These two glazes are both brilliant glass-like super-transparents. But on this high-iron stoneware only one is working. Why? G3806C (on the outside of the piece on the left) melts more, it is fluid and much more runny. This melt fluidity gives it the capacity to pass the micro-bubbles generated by the body during firing. G2926B (right) works great on porcelain but it cannot clear the clouds of micro-bubbles coming out of this body. Even the glassy smooth surface has been affected. The moral: You need two base transparents in which to put your colors, opacifiers and variegators. Reactive glazes need melt fluidity to develop those interesting surfaces. But they are more tricky to use and do not fire as durable.
Surface tension is a big deal in transparent glazes at cone 04
Low fire glazes must be able to pass the bubbles their bodies generate (or clouds of micro-bubbles will turn them white). This cone 04 flow tester makes it clear that although 3825B has a higher melt fluidity (it has flowed off onto the tile, A has not). And it has a much higher surface tension. How do I know that? The flow meets the runway at a perpendicular angle (even less), it is long and narrow and it is white (full of entrained micro-bubbles). Notice that A meanders down the runway, a broad, flat and relatively clear river. Low fire glazes must pass many more bubbles than their high temperature counterparts, the low surface tension of A aids that. A is Amaco LG-10. B is Crysanthos SG213 (Spectrum 700 behaves similar to SG13, although flowing less). However they all dry very slowly. Watch for a post on G2931J, a Ulexite/Frit-based recipe that works like A but dries on dipped ware in seconds (rather than minutes).
Iron oxide vacuums up glaze bubble clouds at cone 6
These two mugs are the same dark burning stoneware (Plainsman M390). They have the same clear glaze, G2926B. They are fired to the same temperature in the same firing schedule. But the glaze on the left has 4% added iron oxide. On a light-burning body the iron changes the otherwise transparent glass to amber colored (with speckle). But on this dark burning clay it appears transparent. But amazingly, the bubble clouds are gone. We have not tested further to find the minimum amount of iron needed for this effect.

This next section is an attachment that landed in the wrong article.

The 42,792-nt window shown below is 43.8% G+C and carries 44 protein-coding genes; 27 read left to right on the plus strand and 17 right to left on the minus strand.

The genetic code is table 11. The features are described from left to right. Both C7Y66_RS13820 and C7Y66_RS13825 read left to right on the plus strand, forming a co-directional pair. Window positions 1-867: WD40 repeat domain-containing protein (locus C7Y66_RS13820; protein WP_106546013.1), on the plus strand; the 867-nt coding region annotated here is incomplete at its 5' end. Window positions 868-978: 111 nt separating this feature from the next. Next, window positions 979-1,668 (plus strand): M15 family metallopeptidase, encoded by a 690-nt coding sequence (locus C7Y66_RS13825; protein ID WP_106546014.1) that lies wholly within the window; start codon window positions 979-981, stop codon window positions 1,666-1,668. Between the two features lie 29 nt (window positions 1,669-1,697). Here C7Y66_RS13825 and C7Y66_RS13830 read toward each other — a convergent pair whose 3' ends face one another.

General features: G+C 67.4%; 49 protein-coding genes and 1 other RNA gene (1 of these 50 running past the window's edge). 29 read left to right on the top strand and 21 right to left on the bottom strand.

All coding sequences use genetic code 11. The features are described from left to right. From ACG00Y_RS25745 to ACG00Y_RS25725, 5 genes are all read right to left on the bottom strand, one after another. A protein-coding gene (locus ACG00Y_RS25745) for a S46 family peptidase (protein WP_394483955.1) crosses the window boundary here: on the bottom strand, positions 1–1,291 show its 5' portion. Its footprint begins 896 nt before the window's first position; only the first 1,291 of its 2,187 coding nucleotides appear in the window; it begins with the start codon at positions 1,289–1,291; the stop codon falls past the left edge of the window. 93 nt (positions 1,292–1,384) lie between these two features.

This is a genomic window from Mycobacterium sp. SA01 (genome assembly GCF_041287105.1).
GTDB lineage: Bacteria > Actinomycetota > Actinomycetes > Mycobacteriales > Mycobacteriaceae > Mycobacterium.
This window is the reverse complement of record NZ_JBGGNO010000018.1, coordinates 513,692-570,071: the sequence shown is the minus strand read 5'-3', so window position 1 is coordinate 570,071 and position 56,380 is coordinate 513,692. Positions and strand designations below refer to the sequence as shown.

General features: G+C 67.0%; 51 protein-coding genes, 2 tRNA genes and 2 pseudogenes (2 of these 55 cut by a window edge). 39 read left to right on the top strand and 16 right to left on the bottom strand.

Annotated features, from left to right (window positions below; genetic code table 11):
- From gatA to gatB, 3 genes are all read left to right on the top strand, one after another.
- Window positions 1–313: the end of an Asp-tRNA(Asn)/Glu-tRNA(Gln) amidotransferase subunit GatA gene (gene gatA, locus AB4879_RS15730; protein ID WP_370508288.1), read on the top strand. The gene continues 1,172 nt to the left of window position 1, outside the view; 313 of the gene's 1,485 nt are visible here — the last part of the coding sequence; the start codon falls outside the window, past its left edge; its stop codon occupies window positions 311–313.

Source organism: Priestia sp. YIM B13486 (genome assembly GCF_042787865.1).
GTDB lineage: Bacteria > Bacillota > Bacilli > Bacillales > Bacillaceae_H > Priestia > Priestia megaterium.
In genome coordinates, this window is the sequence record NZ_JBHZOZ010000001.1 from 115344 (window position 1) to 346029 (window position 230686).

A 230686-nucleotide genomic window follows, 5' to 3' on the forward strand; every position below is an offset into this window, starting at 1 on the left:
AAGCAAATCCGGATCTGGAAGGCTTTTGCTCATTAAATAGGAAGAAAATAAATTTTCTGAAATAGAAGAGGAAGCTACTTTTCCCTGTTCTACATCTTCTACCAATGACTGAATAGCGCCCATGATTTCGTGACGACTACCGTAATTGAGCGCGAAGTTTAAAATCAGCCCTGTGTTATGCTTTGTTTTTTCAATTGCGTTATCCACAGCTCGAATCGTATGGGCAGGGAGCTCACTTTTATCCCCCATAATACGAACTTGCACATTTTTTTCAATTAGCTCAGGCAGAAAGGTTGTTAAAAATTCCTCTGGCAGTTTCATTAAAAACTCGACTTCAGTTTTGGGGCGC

Commercial glazes may not work on your clay body
Left: Plainsman M390. Right M370 porcelain. The bottom two samples are a popular ultra clear commercial bottled glaze that costs about $13/pint. On the porcelain, it is crazing. On the red clay it is saturating with micro-bubbles and going totally cloudy and even a satin surface (it should be like the transparent above it). It is likely very high in boron and melting too early. Whose fault is this? No ones. This glaze is simply not compatible with these two bodies.
Underglazes at low fire are brighter than at medium temperature
Medium temperature transparents do not shed micro bubbles as well, clouds of these can dull the underlying colors. Cone 6 transparents must be applied thicker. The stains used to make the underglazes may be incompatible with the chemistry of the clear glaze (less likely at low fire, reactions are less active and firings are much faster so there is less time for hostile chemistry to affect the color). However underglazes can be made to work well at higher temperatures with more fluid melt transparents and soak-and-rise or drop-and-soak firing schedules.